My dad says I should write a blog post about how many jobs I’ve had in the past six months, and he’s certainly had worse ideas – so here is a snapshot of six months in the working life of a zoologish (warning: does not contain much zoology).
When I returned from Costa Rica six months ago, I was very much in the position of needing to make money ASAP.
Luckily for me, I have a remotely-based job editing business documents, which I have been doing for a year now. This meant I did have some income in Costa Rica and that I didn’t have a period of being unemployed on my return, but it doesn’t provide enough hours to live on alone.
The first job I got was a cleaning job at a shop in the centre of Bristol for four hours every morning, 6-10am or 7-11am, which then allowed me to spend the afternoons editing and start to save some money. It’s fair to say I didn’t have any intention of staying in that job for longer than I needed to.
The variety of jobs that I apply to is pretty stunning, but having not been successful in any of my ‘serious’ applications to jobs within biology, I ended up registering at an agency who provide support staff to schools. I wasn’t sure anything would come of it, but reasonably quickly they placed me in a school five afternoons per week as a science technician. I did one week of cleaning in the mornings and science tech-ing in the afternoons while I served out my notice, which was exhausting, and I was glad to be able to stay in bed until seven or eight again and devote my mornings to my better paid editing job.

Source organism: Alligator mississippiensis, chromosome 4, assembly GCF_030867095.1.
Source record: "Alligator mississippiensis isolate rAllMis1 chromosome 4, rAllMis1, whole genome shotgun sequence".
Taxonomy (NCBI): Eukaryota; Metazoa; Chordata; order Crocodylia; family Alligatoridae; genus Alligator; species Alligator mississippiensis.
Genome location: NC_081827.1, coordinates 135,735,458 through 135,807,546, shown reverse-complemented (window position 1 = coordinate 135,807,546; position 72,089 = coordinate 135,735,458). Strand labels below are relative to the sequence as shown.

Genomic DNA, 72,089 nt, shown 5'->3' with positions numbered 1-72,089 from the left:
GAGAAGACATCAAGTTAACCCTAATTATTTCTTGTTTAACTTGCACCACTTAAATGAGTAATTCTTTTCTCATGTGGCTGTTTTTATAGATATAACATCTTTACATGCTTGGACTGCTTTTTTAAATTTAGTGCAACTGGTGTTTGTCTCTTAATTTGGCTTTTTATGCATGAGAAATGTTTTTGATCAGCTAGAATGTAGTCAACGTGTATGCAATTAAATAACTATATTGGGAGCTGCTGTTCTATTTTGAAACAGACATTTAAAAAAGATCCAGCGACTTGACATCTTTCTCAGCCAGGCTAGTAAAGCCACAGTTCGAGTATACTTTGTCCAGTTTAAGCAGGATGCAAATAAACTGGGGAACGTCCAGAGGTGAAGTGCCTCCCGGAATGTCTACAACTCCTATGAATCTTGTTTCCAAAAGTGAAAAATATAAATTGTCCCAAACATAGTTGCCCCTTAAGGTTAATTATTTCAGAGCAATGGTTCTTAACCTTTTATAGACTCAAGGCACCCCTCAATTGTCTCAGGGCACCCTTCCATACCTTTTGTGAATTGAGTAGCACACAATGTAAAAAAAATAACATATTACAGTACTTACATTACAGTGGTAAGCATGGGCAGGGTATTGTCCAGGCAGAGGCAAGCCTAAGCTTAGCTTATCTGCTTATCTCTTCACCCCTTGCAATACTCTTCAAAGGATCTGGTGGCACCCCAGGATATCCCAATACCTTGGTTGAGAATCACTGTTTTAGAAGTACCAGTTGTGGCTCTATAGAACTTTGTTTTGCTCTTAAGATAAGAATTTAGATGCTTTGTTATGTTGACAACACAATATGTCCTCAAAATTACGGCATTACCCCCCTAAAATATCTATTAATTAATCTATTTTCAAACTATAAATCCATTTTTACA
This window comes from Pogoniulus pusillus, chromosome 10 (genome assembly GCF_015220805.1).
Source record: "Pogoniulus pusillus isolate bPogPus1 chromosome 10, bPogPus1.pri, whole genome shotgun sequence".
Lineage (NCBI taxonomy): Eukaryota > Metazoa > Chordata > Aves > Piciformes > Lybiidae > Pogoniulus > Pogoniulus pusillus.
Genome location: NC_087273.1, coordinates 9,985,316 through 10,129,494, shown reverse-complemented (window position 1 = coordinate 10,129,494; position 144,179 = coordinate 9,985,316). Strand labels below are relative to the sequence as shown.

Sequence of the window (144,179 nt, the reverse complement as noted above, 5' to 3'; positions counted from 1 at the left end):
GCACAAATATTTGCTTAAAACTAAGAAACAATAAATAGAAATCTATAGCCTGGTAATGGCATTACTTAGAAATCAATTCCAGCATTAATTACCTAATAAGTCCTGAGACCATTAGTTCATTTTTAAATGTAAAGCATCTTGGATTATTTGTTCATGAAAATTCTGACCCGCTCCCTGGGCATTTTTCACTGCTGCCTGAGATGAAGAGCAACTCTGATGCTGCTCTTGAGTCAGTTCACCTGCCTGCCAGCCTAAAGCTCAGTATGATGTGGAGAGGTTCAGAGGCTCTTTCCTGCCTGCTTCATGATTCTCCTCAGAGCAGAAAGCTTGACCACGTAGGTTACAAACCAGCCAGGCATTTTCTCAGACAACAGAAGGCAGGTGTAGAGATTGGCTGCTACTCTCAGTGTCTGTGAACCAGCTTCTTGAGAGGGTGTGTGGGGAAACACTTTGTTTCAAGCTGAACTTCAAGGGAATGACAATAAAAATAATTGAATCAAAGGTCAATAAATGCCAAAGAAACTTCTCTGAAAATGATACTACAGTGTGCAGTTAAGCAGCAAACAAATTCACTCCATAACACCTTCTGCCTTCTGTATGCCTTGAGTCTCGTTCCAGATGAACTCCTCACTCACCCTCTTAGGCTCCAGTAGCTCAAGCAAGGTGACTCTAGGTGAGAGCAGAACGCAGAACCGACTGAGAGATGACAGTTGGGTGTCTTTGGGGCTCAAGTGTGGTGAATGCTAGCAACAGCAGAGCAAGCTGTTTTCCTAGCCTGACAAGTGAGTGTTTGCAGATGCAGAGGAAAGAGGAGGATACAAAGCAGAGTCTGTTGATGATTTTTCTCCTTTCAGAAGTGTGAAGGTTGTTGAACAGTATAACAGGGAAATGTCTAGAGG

Being a science tech was a pretty cushy gig, although it involved a lot of washing up (I used to say I was probably the best paid kitchen porter in Bristol), and the school was a really lovely environment. However it was a temporary role covering for a member of staff on sick leave, so there wasn’t much certainty about how long the work would be available for, and of course there was no work over school holidays.
In November I interviewed for a Guest Experience Assistant job at Bristol Aquarium and was unsuccessful. I was a little upset as I felt my application was strong, but that was soothed by the fact that if I had gotten the job I wouldn’t have been able to see my parents over Christmas. So instead I went over to France for a visit and committed to two more weeks in my science tech gig for after the school holidays.
While I was in France over Christmas (actually while I was helping my mum with one of her cleaning jobs, so I don’t know if we should count that as a job or volunteering…) I received a phone call from the aquarium. Someone had handed in their notice so they did want to hire me after all! It wasn’t the easiest decision as it was a pay decrease from my science tech gig, and a zero hour contract that would involve working a lot of weekends. However, with the science tech-ing possibly ending at any moment and, more importantly, the opportunity to work at the aquarium and be tangentially related to marine biology, I went for it.